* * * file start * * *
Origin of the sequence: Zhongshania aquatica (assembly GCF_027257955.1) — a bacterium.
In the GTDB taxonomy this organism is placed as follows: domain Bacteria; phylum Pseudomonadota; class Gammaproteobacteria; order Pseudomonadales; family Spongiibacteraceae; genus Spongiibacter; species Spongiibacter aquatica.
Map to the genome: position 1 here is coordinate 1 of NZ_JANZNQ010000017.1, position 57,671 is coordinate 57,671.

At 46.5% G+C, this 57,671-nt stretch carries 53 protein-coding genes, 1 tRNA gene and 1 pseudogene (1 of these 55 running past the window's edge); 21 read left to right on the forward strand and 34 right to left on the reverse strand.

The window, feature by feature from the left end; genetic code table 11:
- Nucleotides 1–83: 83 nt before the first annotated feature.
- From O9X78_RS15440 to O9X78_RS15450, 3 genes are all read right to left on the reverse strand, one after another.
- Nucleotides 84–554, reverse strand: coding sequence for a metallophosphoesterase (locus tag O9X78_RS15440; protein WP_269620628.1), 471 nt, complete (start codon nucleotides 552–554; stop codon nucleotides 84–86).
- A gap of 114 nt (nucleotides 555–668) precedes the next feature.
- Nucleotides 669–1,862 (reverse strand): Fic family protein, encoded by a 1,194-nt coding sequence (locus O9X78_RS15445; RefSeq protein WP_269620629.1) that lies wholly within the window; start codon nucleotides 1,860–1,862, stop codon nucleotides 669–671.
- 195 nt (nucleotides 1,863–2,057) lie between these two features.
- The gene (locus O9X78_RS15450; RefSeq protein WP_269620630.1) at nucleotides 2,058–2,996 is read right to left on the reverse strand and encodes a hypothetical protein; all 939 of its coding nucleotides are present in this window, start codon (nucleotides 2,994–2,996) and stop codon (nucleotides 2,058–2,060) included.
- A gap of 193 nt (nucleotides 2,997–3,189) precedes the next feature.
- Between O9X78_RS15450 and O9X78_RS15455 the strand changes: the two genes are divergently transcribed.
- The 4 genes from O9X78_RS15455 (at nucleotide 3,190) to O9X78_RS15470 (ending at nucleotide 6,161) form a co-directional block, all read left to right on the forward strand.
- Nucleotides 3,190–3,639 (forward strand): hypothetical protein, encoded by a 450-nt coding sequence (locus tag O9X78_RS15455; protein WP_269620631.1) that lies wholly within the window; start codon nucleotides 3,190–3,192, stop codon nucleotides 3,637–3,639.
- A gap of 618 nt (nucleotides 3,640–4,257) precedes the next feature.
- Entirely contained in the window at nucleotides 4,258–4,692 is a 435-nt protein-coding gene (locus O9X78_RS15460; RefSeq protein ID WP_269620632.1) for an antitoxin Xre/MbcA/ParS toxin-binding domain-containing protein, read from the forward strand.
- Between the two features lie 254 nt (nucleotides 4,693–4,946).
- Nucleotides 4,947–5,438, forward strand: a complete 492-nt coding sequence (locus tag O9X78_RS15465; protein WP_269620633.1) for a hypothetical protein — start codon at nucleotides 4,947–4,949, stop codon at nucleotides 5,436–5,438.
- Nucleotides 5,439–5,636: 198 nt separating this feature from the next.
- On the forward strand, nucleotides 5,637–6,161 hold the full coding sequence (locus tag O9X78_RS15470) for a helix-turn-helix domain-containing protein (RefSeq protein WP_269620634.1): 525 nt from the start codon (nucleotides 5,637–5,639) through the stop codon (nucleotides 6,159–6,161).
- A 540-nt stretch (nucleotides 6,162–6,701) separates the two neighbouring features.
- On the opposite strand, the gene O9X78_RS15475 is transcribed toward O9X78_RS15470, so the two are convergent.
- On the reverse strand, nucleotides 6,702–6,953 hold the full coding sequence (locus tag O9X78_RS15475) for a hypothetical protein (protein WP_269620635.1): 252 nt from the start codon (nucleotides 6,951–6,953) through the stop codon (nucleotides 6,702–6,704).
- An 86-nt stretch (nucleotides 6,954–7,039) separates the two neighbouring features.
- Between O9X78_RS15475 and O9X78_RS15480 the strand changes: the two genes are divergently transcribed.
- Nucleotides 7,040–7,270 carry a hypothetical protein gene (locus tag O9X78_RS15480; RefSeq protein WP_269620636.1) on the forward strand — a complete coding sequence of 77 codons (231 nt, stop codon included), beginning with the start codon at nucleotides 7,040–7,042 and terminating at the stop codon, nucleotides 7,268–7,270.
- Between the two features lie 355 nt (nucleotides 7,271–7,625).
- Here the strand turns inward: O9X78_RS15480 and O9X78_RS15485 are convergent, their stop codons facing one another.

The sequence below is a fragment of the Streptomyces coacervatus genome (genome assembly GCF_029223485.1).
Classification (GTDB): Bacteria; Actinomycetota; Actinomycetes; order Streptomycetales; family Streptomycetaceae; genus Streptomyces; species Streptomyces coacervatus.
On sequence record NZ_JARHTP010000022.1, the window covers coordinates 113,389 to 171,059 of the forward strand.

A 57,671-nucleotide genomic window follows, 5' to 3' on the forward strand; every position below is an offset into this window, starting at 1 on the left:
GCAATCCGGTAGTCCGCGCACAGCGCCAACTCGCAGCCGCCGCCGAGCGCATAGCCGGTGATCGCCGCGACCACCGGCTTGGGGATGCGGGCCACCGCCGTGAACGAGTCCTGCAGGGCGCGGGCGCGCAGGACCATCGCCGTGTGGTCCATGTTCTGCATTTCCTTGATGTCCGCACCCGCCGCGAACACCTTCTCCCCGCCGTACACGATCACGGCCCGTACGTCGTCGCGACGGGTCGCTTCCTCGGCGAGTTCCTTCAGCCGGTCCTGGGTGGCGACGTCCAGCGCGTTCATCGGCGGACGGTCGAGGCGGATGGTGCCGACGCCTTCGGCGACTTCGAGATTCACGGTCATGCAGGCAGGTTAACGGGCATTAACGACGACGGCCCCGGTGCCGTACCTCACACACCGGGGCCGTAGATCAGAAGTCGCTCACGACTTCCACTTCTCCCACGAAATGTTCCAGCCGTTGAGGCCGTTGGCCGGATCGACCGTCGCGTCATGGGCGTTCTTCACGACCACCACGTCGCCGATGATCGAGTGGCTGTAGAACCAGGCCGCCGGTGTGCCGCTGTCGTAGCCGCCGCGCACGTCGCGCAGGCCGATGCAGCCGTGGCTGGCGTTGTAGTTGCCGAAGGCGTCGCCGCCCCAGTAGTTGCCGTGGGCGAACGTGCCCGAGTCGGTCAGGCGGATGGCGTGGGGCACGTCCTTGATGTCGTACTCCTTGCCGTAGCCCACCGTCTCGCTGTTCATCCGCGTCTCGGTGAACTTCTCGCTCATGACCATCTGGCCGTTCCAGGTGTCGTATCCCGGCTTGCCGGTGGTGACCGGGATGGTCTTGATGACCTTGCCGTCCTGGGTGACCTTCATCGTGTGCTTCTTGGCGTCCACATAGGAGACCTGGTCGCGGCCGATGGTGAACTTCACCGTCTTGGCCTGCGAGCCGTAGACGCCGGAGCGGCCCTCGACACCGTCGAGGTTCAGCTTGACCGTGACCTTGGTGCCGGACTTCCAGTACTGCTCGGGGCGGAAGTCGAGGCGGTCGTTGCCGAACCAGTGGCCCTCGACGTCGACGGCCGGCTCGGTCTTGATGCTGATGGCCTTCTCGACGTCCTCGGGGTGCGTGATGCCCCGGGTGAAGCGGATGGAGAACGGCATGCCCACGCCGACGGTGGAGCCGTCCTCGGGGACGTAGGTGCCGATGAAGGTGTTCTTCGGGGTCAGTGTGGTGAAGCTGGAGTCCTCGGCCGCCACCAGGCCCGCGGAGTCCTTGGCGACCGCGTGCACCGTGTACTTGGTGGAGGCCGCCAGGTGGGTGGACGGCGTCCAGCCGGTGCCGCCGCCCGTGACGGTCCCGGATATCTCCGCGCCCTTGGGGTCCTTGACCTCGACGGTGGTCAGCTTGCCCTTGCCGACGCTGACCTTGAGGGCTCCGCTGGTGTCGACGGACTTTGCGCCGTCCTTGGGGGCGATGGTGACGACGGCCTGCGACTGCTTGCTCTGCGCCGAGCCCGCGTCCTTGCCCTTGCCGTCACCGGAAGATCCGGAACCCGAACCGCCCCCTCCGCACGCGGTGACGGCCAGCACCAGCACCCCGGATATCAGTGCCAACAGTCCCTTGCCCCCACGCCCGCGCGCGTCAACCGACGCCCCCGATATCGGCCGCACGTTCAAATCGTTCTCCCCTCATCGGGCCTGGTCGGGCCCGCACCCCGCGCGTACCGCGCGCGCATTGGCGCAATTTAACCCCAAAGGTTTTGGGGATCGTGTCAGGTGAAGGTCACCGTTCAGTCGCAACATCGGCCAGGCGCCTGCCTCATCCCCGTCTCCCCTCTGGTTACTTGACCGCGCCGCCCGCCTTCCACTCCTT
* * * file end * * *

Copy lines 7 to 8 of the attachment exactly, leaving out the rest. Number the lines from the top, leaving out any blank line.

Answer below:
- From O9X78_RS15440 to O9X78_RS15450, 3 genes are all read right to left on the reverse strand, one after another.
- Nucleotides 84–554, reverse strand: coding sequence for a metallophosphoesterase (locus tag O9X78_RS15440; protein WP_269620628.1), 471 nt, complete (start codon nucleotides 552–554; stop codon nucleotides 84–86).